/How to Repair a Radiator

How to Repair a Radiator

What’s worse than getting stuck in a traffic jam and needing to pee? Getting stuck in a traffic jam and having your car overheat, that’s what! You can bet on feeling even worse if your paycheck hasn’t arrived yet too. Most of the time, an engine overheats due to a lack of coolant. Why is there less coolant than needed? Any part of your radiator or cooling system may be at fault, but you might feel less panicky if you knew how to repair a radiator and keep it working well enough until you can afford to visit the nearest workshop.

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If you encounter such a situation when on the road, immediately pull over, pop the hood and wait for the whole set up to cool down somewhat so that you don’t burn yourself. This takes about 15 minutes and that time can be used to calm you down and observe where the problem stems from.

Most of the time, the coolant evaporates through a leak in the radiator, which will be evident when you check it. Some suggestions on how to repair a radiator involve adding pepper or an egg directly into the radiator, which allows the leak to be plugged, albeit temporarily. However, this may adversely affect the entire coolant system of the car and is not advisable except under the most desperate circumstances.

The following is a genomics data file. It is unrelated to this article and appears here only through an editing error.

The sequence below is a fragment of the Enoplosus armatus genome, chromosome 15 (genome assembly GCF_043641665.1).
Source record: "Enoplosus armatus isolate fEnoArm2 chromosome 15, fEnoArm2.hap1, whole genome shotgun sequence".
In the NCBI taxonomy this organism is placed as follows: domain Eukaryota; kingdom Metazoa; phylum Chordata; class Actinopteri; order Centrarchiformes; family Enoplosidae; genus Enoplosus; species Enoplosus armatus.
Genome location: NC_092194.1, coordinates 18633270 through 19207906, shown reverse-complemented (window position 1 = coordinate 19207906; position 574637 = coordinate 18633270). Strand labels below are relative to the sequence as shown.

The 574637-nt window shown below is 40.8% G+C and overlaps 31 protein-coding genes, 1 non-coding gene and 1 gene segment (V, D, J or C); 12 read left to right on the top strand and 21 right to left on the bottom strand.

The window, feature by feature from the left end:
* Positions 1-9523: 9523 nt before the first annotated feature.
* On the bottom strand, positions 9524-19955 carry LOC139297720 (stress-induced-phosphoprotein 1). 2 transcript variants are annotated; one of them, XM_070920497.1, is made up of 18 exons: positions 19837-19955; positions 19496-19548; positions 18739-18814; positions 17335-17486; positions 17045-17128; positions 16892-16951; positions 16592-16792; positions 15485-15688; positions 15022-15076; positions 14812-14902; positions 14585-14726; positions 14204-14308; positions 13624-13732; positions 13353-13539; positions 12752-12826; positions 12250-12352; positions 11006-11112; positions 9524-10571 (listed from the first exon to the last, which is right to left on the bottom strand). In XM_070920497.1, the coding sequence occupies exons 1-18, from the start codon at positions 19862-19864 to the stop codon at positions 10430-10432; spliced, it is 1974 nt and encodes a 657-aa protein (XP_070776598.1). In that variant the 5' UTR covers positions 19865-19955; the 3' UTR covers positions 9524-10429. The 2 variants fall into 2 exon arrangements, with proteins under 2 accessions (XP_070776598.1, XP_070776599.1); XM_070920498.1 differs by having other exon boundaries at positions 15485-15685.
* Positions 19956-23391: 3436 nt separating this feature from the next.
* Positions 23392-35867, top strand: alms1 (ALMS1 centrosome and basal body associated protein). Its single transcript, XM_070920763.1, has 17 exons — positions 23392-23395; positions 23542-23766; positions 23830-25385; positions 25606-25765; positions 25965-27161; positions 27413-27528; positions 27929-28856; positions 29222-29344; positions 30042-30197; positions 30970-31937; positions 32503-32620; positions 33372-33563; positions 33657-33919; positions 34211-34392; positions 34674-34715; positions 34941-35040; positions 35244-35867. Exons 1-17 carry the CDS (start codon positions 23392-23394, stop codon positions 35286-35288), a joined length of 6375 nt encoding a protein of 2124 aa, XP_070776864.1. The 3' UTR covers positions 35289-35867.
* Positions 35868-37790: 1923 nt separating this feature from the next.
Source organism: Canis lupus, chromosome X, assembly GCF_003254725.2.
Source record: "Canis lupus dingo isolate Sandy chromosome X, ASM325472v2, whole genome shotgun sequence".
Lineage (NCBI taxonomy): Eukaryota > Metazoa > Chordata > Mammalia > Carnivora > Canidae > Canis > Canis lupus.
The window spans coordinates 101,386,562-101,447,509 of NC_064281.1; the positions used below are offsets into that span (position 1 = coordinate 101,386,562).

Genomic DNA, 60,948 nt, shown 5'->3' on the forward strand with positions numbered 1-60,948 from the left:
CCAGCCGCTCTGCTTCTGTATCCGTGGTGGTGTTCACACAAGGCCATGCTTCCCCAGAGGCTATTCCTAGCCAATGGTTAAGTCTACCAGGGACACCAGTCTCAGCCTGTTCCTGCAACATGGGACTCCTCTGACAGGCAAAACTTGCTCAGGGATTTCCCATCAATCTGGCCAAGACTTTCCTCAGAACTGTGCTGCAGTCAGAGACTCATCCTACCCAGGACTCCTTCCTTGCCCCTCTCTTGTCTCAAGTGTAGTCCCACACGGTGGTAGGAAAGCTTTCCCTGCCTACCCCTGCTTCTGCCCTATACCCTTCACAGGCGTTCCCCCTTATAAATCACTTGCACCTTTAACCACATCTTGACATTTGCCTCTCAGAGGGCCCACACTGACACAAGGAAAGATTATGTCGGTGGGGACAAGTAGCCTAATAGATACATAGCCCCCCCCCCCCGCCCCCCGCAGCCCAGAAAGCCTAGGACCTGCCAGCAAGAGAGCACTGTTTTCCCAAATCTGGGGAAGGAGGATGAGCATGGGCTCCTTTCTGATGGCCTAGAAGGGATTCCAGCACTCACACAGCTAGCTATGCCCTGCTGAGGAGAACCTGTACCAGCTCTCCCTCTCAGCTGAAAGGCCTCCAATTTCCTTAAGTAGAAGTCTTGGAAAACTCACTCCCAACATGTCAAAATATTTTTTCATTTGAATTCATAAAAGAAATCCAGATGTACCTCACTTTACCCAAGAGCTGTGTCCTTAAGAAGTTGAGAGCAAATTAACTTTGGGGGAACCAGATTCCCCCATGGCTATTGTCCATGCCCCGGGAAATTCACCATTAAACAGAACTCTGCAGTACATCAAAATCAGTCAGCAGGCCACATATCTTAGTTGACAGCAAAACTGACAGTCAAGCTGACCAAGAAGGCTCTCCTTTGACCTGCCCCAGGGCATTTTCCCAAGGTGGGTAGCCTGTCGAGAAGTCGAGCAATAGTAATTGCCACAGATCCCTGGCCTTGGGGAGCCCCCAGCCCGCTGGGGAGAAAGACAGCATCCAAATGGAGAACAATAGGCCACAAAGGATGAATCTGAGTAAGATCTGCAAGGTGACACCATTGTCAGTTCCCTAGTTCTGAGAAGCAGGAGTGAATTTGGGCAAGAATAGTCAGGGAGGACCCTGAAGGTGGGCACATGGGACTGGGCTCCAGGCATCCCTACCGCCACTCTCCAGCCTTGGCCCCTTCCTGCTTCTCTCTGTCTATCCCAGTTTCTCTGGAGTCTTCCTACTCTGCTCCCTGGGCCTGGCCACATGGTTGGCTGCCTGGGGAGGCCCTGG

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A more plausible ad hoc emergency response is to temporarily seal or plug the leak from the outside. A nickel sized piece of epoxy or amazingly, chewing gum, if you’re desperate, can help to do this, but must be given adequate time to set. With the leak in your radiator thus plugged, it is then possible to refill it with coolant and continue towards the nearest workshop.

Care must be taken not to fasten the radiator cap too tightly as the temporary plug isn’t strong enough to withstand the full pressure of a sealed cooling system. There are also commercial “stop-leaks” formulated just for this purpose. If the problem appears to stem from the hose, it is possible to seal it with duct tape or self-curing silicone tape once it is cool enough to touch.

These are only temporary solutions and any damage to your radiator or cooling system should be attended to immediately by professionals. However, if you still consider professional repair to be too costly, it’s possible to re-seal a plastic radiation tank with a plastic welder. This involves melting a groove in the area to be sealed, and heating it, such as with a heat gun. A nylon welding rod is melted into the groove with an airless plastic welder and mixed until it takes on the color of the radiator. The nylon is added until the groove is filled, following which it is smoothened with the tip of the welder.

(Chief Designer / Editor / Journalist) – Zaheer is the chief designer of Motorward.com. He’s also responsible for part of the publishing team as well as a publisher and writer.